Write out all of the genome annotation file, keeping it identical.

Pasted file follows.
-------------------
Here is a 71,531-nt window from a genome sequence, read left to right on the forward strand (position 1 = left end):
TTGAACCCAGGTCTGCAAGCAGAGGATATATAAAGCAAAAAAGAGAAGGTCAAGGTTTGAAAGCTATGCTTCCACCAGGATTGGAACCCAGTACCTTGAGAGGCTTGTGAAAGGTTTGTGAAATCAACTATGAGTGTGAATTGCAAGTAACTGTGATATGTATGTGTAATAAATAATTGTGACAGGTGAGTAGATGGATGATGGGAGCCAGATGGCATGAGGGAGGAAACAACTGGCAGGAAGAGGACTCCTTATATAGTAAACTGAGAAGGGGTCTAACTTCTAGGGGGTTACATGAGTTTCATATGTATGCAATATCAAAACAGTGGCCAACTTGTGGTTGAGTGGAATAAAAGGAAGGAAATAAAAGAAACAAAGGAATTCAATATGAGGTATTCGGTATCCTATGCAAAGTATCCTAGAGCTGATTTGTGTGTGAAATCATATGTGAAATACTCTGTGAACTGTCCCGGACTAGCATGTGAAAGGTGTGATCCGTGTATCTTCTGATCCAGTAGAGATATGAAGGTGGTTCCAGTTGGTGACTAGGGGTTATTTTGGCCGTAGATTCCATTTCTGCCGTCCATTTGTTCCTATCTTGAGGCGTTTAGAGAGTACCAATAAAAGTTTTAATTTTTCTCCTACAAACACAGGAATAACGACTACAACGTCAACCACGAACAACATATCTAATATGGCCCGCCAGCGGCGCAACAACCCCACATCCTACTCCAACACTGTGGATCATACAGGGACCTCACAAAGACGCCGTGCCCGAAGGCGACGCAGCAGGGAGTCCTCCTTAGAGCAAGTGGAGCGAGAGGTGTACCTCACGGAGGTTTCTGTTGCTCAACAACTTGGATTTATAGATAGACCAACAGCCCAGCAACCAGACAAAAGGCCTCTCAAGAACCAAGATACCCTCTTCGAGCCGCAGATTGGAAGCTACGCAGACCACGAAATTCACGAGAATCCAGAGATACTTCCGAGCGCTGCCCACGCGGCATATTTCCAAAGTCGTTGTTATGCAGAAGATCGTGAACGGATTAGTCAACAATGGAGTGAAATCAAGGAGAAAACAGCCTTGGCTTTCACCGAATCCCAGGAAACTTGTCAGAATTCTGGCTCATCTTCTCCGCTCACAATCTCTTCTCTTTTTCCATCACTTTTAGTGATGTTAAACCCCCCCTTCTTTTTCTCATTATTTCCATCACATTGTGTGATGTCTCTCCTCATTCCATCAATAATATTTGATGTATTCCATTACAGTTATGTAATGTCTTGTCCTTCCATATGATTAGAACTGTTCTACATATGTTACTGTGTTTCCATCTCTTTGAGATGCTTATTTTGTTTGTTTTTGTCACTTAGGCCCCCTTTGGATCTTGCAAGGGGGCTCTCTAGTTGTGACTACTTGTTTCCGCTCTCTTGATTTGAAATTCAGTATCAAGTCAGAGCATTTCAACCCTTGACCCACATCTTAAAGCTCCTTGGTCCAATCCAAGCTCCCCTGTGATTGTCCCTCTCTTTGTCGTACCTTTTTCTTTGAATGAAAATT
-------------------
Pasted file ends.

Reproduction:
Here is a 71,531-nt window from a genome sequence, read left to right on the forward strand (position 1 = left end):
TTGAACCCAGGTCTGCAAGCAGAGGATATATAAAGCAAAAAAGAGAAGGTCAAGGTTTGAAAGCTATGCTTCCACCAGGATTGGAACCCAGTACCTTGAGAGGCTTGTGAAAGGTTTGTGAAATCAACTATGAGTGTGAATTGCAAGTAACTGTGATATGTATGTGTAATAAATAATTGTGACAGGTGAGTAGATGGATGATGGGAGCCAGATGGCATGAGGGAGGAAACAACTGGCAGGAAGAGGACTCCTTATATAGTAAACTGAGAAGGGGTCTAACTTCTAGGGGGTTACATGAGTTTCATATGTATGCAATATCAAAACAGTGGCCAACTTGTGGTTGAGTGGAATAAAAGGAAGGAAATAAAAGAAACAAAGGAATTCAATATGAGGTATTCGGTATCCTATGCAAAGTATCCTAGAGCTGATTTGTGTGTGAAATCATATGTGAAATACTCTGTGAACTGTCCCGGACTAGCATGTGAAAGGTGTGATCCGTGTATCTTCTGATCCAGTAGAGATATGAAGGTGGTTCCAGTTGGTGACTAGGGGTTATTTTGGCCGTAGATTCCATTTCTGCCGTCCATTTGTTCCTATCTTGAGGCGTTTAGAGAGTACCAATAAAAGTTTTAATTTTTCTCCTACAAACACAGGAATAACGACTACAACGTCAACCACGAACAACATATCTAATATGGCCCGCCAGCGGCGCAACAACCCCACATCCTACTCCAACACTGTGGATCATACAGGGACCTCACAAAGACGCCGTGCCCGAAGGCGACGCAGCAGGGAGTCCTCCTTAGAGCAAGTGGAGCGAGAGGTGTACCTCACGGAGGTTTCTGTTGCTCAACAACTTGGATTTATAGATAGACCAACAGCCCAGCAACCAGACAAAAGGCCTCTCAAGAACCAAGATACCCTCTTCGAGCCGCAGATTGGAAGCTACGCAGACCACGAAATTCACGAGAATCCAGAGATACTTCCGAGCGCTGCCCACGCGGCATATTTCCAAAGTCGTTGTTATGCAGAAGATCGTGAACGGATTAGTCAACAATGGAGTGAAATCAAGGAGAAAACAGCCTTGGCTTTCACCGAATCCCAGGAAACTTGTCAGAATTCTGGCTCATCTTCTCCGCTCACAATCTCTTCTCTTTTTCCATCACTTTTAGTGATGTTAAACCCCCCCTTCTTTTTCTCATTATTTCCATCACATTGTGTGATGTCTCTCCTCATTCCATCAATAATATTTGATGTATTCCATTACAGTTATGTAATGTCTTGTCCTTCCATATGATTAGAACTGTTCTACATATGTTACTGTGTTTCCATCTCTTTGAGATGCTTATTTTGTTTGTTTTTGTCACTTAGGCCCCCTTTGGATCTTGCAAGGGGGCTCTCTAGTTGTGACTACTTGTTTCCGCTCTCTTGATTTGAAATTCAGTATCAAGTCAGAGCATTTCAACCCTTGACCCACATCTTAAAGCTCCTTGGTCCAATCCAAGCTCCCCTGTGATTGTCCCTCTCTTTGTCGTACCTTTTTCTTTGAATGAAAATT